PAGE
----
Council Unveils Plan To Improve Children’s Services

Swansea Council is developing a wide-ranging action plan and inviting external experts to help deliver an ambitious programme to improve staff recruitment and retention and the protection of vulnerable children. These steps form part of a detailed response following an evaluation by the Care and Social Services Inspectorate Wales (CSSIW).

Although the CSSIW inspection was not related to the recent review of the multi agency involvement in the Aaron Gilbert case, the overall action plan will incorporate any lessons to be learned. The inspection was part of the CSSIW’s on-going review of children’s services in Welsh local authorities which highlighted some important strengths as well as some serious concerns.

Paul Smith, the Council’s Chief Executive, said, “Previous inspections have been positive about the strengths of the service. However, this report has raised concerns in some areas and we are taking steps to make improvements. We were already addressing areas highlighted by the inspectors and we have seen a number of improvements in recent months. We have now developed an action plan which will build on our strengths and introduce further improvements.

“Swansea Council is fully committed to making the necessary improvements to ensure vulnerable children get the support they need. Our staff work really hard in one of the most challenging areas of social work. We value the great work they do and we want to provide them with more support to help them do their jobs day-to-day. To help push forward our programme of improvements we have invited the Social Services Improvement Agency to work with us so we can draw on their expertise to support our staff and achieve our ambition.”

The draft report is not expected until next month, but the inspectors have said the Council has an extensive range of well-regarded services including fostering, adoption, services for children with disabilities, accommodation for children in care and support for families. Also, the Council has dedicated, skilled and experienced staff and training is well regarded.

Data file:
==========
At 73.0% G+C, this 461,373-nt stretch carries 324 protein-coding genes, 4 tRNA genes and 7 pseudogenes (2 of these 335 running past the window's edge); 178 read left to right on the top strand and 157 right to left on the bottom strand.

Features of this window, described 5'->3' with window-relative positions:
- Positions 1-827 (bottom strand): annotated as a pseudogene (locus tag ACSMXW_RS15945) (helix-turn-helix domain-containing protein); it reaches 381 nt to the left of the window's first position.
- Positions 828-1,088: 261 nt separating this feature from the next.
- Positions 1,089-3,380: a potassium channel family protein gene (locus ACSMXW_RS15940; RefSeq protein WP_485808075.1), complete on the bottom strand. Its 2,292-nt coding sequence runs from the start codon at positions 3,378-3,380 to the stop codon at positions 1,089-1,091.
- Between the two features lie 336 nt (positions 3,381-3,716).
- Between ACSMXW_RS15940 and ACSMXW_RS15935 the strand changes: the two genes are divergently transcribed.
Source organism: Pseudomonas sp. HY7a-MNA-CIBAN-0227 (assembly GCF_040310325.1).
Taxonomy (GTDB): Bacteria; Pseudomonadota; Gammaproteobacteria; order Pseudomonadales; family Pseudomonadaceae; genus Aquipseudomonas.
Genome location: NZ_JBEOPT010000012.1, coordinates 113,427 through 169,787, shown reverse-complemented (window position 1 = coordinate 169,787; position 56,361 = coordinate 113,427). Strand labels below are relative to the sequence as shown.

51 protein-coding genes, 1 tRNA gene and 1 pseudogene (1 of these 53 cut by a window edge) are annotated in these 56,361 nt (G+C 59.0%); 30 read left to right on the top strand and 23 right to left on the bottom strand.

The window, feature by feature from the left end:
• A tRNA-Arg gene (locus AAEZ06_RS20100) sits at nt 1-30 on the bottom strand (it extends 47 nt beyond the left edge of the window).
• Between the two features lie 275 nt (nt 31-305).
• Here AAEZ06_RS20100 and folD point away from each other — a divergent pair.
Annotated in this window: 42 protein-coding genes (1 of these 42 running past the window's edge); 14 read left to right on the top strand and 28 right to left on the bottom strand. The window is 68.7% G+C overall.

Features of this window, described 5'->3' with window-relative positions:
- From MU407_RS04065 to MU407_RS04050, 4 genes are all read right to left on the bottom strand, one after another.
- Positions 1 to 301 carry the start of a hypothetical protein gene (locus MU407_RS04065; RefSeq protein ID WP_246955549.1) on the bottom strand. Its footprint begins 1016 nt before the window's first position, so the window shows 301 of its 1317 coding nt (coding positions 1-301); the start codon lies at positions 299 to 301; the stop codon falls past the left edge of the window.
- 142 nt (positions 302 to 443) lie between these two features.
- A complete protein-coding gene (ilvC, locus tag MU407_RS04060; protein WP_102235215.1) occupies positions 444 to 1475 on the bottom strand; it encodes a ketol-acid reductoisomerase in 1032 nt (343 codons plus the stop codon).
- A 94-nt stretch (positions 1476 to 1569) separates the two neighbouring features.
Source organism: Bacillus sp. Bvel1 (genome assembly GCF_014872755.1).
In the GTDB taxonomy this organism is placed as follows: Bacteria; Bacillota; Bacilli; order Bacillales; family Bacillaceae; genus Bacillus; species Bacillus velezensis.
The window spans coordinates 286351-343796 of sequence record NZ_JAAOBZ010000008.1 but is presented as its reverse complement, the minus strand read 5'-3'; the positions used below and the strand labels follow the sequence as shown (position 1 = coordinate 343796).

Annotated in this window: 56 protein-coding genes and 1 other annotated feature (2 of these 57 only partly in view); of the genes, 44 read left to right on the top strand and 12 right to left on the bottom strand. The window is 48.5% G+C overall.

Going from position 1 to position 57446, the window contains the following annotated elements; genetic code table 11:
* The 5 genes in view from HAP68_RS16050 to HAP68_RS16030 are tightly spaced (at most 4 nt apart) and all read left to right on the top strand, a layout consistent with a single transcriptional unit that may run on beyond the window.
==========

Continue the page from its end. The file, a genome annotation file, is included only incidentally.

However, the inspectors had concerns about the service meeting some of its statutory requirements and targets, robustly protecting children, allocating work to avoid backlogs, providing sufficient guidance and support to inexperienced staff and recruitment and retention of social workers.

Recent improvements include reducing the time it takes to review child protection cases, reducing the number of looked-after children who have to change placement or school, employing experienced social workers via private agencies, recruiting staff from Germany and introducing 121 salaried foster carers to care for vulnerable children.

Cllr Meryl Gravell, spokesperson for the Social Services Improvement Agency, which is located within the WLGA, said: “The agency will support Swansea’s improvement journey over the forthcoming period and we will be marshalling all the experience within local government to assist Swansea overcome their difficulties whilst building on their strengths.”